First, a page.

Michael P. Gleason, Prince William County public relations director, casually thumbed through a new county telephone directory last week and then did a double take.

"It looked like someone had taken a 1950-vintage county phone book, thrown it into a blender, then slapped the numbers in a new book," he said. "Phone numbers for some county departments are listed under other departments and so on."

But what worries Prince William officials most is that the new phone book, published by a Kansas company, lists 911 as an emergency police number on the inside cover. The County Police Department does not use the 911 emergency phone system and has no plans to do so, said Lt. Ernest Grove, a department spokesman.

"If they call 911, they aren't going to get the police," Grove said. "They will get a fire dispatcher who will then have to call the police, creating quite a delay."

Mast Advertising and Publishing Inc. of Kansas City, Kan., has apologized to the county. It plans to run advertisements in a local newspaper next week warning of the error.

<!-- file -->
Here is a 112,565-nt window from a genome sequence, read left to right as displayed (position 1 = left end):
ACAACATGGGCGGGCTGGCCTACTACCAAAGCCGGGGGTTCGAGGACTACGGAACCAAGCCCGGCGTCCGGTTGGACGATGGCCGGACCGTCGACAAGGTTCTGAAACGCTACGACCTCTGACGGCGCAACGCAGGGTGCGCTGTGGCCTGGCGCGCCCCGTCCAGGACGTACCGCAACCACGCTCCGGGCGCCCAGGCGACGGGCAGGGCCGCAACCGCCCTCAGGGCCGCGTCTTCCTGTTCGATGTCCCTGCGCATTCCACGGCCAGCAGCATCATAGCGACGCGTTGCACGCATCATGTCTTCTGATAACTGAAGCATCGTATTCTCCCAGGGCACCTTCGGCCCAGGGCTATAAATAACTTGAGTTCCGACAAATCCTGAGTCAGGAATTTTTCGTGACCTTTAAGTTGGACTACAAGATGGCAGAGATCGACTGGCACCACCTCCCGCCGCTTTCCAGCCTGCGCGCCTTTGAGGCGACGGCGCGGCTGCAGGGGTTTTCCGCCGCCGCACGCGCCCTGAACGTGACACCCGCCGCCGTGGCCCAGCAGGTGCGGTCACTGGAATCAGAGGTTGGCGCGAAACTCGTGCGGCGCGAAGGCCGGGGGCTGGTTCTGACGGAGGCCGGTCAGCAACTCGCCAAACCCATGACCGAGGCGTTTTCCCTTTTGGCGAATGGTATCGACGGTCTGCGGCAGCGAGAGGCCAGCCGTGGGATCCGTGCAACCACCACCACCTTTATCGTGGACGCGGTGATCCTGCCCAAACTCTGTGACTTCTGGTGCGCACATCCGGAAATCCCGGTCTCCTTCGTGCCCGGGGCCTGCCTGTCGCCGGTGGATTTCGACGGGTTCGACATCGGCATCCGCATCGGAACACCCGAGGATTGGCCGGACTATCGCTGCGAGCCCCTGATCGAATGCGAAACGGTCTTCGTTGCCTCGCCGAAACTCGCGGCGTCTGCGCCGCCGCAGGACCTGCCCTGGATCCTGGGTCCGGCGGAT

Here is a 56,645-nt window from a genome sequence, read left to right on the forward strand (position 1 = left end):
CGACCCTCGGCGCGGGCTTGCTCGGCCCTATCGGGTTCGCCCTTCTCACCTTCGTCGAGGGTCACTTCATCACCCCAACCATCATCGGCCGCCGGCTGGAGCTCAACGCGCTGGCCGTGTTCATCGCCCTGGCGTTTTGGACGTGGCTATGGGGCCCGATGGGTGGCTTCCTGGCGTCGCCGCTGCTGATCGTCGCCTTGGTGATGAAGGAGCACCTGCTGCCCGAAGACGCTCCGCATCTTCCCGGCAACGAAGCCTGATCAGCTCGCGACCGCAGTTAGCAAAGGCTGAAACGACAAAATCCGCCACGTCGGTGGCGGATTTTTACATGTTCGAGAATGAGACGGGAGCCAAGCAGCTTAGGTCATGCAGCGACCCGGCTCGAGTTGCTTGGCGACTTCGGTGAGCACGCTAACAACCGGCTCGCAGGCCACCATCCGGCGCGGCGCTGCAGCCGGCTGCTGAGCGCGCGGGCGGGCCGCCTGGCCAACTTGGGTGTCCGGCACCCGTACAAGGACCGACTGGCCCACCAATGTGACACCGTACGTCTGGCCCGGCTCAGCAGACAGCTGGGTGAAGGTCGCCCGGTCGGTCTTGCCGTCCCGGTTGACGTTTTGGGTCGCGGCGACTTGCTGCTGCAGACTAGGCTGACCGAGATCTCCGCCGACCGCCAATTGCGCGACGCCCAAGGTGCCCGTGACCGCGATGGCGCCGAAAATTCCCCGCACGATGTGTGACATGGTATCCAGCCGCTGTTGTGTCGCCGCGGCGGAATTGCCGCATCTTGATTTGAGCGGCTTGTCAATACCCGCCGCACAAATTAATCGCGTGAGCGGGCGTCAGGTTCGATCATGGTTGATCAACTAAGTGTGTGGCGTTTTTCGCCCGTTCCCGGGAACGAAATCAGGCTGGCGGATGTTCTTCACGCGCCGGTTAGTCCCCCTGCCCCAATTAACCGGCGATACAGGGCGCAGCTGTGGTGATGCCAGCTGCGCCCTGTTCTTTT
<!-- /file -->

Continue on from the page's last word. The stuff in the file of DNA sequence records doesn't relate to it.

"We're not trying to excuse the 911 error," Ed Guffey, vice president of suburban sales, said in a telephone interview last week. "But as in any directory, things change."

He said Mast employes based in Prince William called the county government last year for a listing of telephone numbers.

"Obviously, there was some miscommunication," he said.

Guffey said Mast publishes more than 500 phone directories nationwide, although this is the first year it has produced the Prince William book.

The new directory has a map of the county on the cover. Inside, the front page lists government numbers, followed by white pages including business listings and the yellow pages. It was distributed last week to about 130,000 county homes.

The new directory has many numbers for county offices wrongly listed. For example, the Community Mental Health Center is listed as the main phone number for all county offices.

Peggy Bertram, director of the center, said her office has not been receiving calls from people seeking the county government. But, she said, she is aware of the mix-up and expects some calls in the future.